We almost run home and bump into Mrs. Gossip right next to the house.

“Hi Joan! Have you heard what happened to…” She breaks off and stares at me for fifteen long seconds.

Great! Now all neighbors will talk about my green face.

“You look… somewhat younger,” she finally says. “Have you used Botox?”

I search for sarcasm in her eyes but find only disapproval and envy. She keeps talking about how inappropriate it is to do what I’ve done, but I don’t listen. She said ‘younger’! The mask works! I’ll have to do it again!

When It’s Time to Talk…

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The more the merrier, they say. But I’m not sure they’re right. The more the noisier, that is a fact. When a big joyous group gathers around the table and every its member talks at the same time, impatiently interrupting others or simply not listening to anyone but themselves, that is fun, maybe, but surely it’s not a conversation. It’s a polyphonic or rather cacophonic concert for a well-trained ear. I witness this once in a while when it’s time to celebrate someone’s birthday.

l prefer more intimate meetings when in a small circle, over a cup of tea, you can discuss for hours whatever it is the area of your interests, from the latest fashion news to the nuances of semantic difference between comma and semicolon. Believe me, the latter can happen. I even remember that I myself talked about it once.

Inner monologues are also a good example of informative pastime although they are not a conversation, technically. They are pure rambling and blabbering (this post is not an exception). And what else could they be if there’s nobody to interrupt you or object to your flawless arguments? You are always right when you talk to yourself. And you are also the best listener ever because you wholeheartedly agree with yourself, no matter what. And if suddenly you hear another voice inside you that has doubts about something you have just thought it means a monologue turned into a dialogue, your mind is split and you are a bit of schizo. It’s probably time to visit a shrink, or two. The more the merrier. Or that’s what they say.

 

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Sad Roots of Comedy

I am reading Craig Ferguson’s American on Purpose, and I enjoy it. I love his writing style and sense of humor. The most interesting thing about my reading choice, though, is that I recently developed taste for stand-up comedians’ memoirs. Not just anyone’s memoirs attract my attention, an author has to be a comedian. I’m still looking for roots of this reasoning myself, but so far, without finding any, I created a whole list of books of this kind I plan to read. And I’m good at making lists, you know.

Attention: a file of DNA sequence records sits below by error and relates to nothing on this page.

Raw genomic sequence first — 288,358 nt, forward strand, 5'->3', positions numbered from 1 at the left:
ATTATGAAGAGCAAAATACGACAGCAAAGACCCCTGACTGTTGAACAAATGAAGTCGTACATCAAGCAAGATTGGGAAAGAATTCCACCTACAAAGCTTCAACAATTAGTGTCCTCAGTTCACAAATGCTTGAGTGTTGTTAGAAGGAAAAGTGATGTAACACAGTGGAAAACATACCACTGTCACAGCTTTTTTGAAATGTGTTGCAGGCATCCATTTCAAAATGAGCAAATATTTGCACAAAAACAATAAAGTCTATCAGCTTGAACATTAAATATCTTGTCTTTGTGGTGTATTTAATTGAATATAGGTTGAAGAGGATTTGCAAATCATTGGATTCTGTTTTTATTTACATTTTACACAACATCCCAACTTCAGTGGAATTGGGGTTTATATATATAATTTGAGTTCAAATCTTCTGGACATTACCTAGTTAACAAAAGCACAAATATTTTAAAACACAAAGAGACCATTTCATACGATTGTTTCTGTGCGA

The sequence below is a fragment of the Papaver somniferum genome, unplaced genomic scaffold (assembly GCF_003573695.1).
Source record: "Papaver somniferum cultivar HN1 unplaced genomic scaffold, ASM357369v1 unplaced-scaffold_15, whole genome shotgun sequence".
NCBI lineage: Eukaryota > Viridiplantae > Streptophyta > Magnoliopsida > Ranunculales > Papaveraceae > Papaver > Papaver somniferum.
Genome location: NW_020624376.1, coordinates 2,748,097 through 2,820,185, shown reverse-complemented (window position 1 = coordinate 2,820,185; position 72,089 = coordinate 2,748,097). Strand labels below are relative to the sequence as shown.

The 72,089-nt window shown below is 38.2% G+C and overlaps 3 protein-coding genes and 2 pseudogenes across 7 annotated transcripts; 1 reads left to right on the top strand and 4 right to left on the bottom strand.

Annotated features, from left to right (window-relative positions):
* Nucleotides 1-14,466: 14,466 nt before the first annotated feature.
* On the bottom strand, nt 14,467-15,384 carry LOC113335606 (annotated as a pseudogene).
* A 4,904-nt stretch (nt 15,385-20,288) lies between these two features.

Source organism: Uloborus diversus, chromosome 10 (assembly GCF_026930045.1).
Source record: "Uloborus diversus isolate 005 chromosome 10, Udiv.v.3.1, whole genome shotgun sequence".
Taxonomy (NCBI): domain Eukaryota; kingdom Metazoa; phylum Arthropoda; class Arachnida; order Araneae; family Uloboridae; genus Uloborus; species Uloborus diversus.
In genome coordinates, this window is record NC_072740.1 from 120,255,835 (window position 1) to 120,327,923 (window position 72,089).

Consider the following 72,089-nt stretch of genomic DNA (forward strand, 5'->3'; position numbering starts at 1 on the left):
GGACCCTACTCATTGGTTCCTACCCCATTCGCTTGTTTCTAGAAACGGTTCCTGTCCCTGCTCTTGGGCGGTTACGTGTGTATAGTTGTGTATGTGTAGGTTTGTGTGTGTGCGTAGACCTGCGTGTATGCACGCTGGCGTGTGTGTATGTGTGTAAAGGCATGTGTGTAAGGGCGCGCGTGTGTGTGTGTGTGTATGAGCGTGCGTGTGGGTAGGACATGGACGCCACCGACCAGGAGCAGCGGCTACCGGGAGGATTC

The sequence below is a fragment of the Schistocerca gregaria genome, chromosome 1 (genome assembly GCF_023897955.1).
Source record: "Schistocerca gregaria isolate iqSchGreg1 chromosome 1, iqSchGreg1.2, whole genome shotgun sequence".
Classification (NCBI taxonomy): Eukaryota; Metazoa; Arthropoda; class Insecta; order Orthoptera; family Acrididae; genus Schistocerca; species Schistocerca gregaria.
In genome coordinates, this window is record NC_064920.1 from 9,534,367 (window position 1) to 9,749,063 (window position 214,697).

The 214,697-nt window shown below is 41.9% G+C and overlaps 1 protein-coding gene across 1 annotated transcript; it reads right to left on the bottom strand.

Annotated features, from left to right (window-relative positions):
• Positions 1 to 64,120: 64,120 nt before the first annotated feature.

So far I read only a couple of books. First I went to the boarding school for boys with Stephen Fry (Moab Is My Washpot), then accompanied Steve Martin on his lonely journey (Born Standing Up), and now I am in Scotland, with Craig, whose teachers beat 5-year-old kids on the hands with the belts created and used for this purpose only.

I remember my days at school and many teachers being rude or mean or offensive, but at least they didn’t beat us. I’m so glad that the standards of education changed and keep changing. If they didn’t I would probably have to be a comedian to process all that crap that the gentlemen mentioned above came through. It looks like the laugh is truly the strongest defensive mechanism our brain develops so that we can stay sane, no matter what shit is happening to us. But does the comedy have to come from pain? (This is Jim Carrey’s belief who, I hope, one day will write a book to complete my list of comedians’ memoires). Can’t it have another source, like pure joy, for example?

I think I need to go through all my reading list to find the answer. And if I don’t find any I still will have some laughs. After all, these guys know how to make a joke.
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Too Much, Isn’t It?

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“Perhaps too much of everything is as bad as too little.”

Edna Ferber

I love reading and I want to read everything that sounds interesting. When I hear about a new book that sounds interesting I want to read it almost immediately, and immediately indeed I check if it’s available online. If the book is easy to get I don’t read it right away because I read something else at the moment; but I put the title on the list of books I want to read. On one of the lists, to be exact, as I have many lists of many books I want to read so badly.